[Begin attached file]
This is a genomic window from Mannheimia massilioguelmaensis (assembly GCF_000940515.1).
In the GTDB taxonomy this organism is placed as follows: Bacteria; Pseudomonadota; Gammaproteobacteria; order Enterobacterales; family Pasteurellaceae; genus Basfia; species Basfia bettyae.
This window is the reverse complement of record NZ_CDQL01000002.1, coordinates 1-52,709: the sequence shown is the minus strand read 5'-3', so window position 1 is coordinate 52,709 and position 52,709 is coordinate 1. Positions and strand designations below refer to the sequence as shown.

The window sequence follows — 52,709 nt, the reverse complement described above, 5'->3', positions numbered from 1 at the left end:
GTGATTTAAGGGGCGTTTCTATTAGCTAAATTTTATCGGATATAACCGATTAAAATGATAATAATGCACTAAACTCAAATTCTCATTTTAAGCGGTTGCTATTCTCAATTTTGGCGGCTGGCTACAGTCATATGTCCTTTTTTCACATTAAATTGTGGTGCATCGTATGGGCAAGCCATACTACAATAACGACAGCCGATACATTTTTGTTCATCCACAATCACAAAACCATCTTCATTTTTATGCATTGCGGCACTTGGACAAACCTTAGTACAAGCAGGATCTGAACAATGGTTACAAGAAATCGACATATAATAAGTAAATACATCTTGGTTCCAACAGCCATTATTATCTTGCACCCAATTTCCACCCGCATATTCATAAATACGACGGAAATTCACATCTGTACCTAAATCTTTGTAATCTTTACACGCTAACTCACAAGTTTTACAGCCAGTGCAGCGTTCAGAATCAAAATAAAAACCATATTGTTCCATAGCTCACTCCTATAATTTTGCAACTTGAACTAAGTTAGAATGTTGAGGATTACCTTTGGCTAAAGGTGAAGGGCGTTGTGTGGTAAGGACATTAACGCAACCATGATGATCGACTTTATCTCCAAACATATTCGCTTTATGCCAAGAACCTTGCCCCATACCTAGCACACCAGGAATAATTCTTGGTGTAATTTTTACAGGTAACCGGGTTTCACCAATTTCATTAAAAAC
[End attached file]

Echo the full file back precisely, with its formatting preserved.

This is a genomic window from Mannheimia massilioguelmaensis (assembly GCF_000940515.1).
In the GTDB taxonomy this organism is placed as follows: Bacteria; Pseudomonadota; Gammaproteobacteria; order Enterobacterales; family Pasteurellaceae; genus Basfia; species Basfia bettyae.
This window is the reverse complement of record NZ_CDQL01000002.1, coordinates 1-52,709: the sequence shown is the minus strand read 5'-3', so window position 1 is coordinate 52,709 and position 52,709 is coordinate 1. Positions and strand designations below refer to the sequence as shown.

The window sequence follows — 52,709 nt, the reverse complement described above, 5'->3', positions numbered from 1 at the left end:
GTGATTTAAGGGGCGTTTCTATTAGCTAAATTTTATCGGATATAACCGATTAAAATGATAATAATGCACTAAACTCAAATTCTCATTTTAAGCGGTTGCTATTCTCAATTTTGGCGGCTGGCTACAGTCATATGTCCTTTTTTCACATTAAATTGTGGTGCATCGTATGGGCAAGCCATACTACAATAACGACAGCCGATACATTTTTGTTCATCCACAATCACAAAACCATCTTCATTTTTATGCATTGCGGCACTTGGACAAACCTTAGTACAAGCAGGATCTGAACAATGGTTACAAGAAATCGACATATAATAAGTAAATACATCTTGGTTCCAACAGCCATTATTATCTTGCACCCAATTTCCACCCGCATATTCATAAATACGACGGAAATTCACATCTGTACCTAAATCTTTGTAATCTTTACACGCTAACTCACAAGTTTTACAGCCAGTGCAGCGTTCAGAATCAAAATAAAAACCATATTGTTCCATAGCTCACTCCTATAATTTTGCAACTTGAACTAAGTTAGAATGTTGAGGATTACCTTTGGCTAAAGGTGAAGGGCGTTGTGTGGTAAGGACATTAACGCAACCATGATGATCGACTTTATCTCCAAACATATTCGCTTTATGCCAAGAACCTTGCCCCATACCTAGCACACCAGGAATAATTCTTGGTGTAATTTTTACAGGTAACCGGGTTTCACCAATTTCATTAAAAAC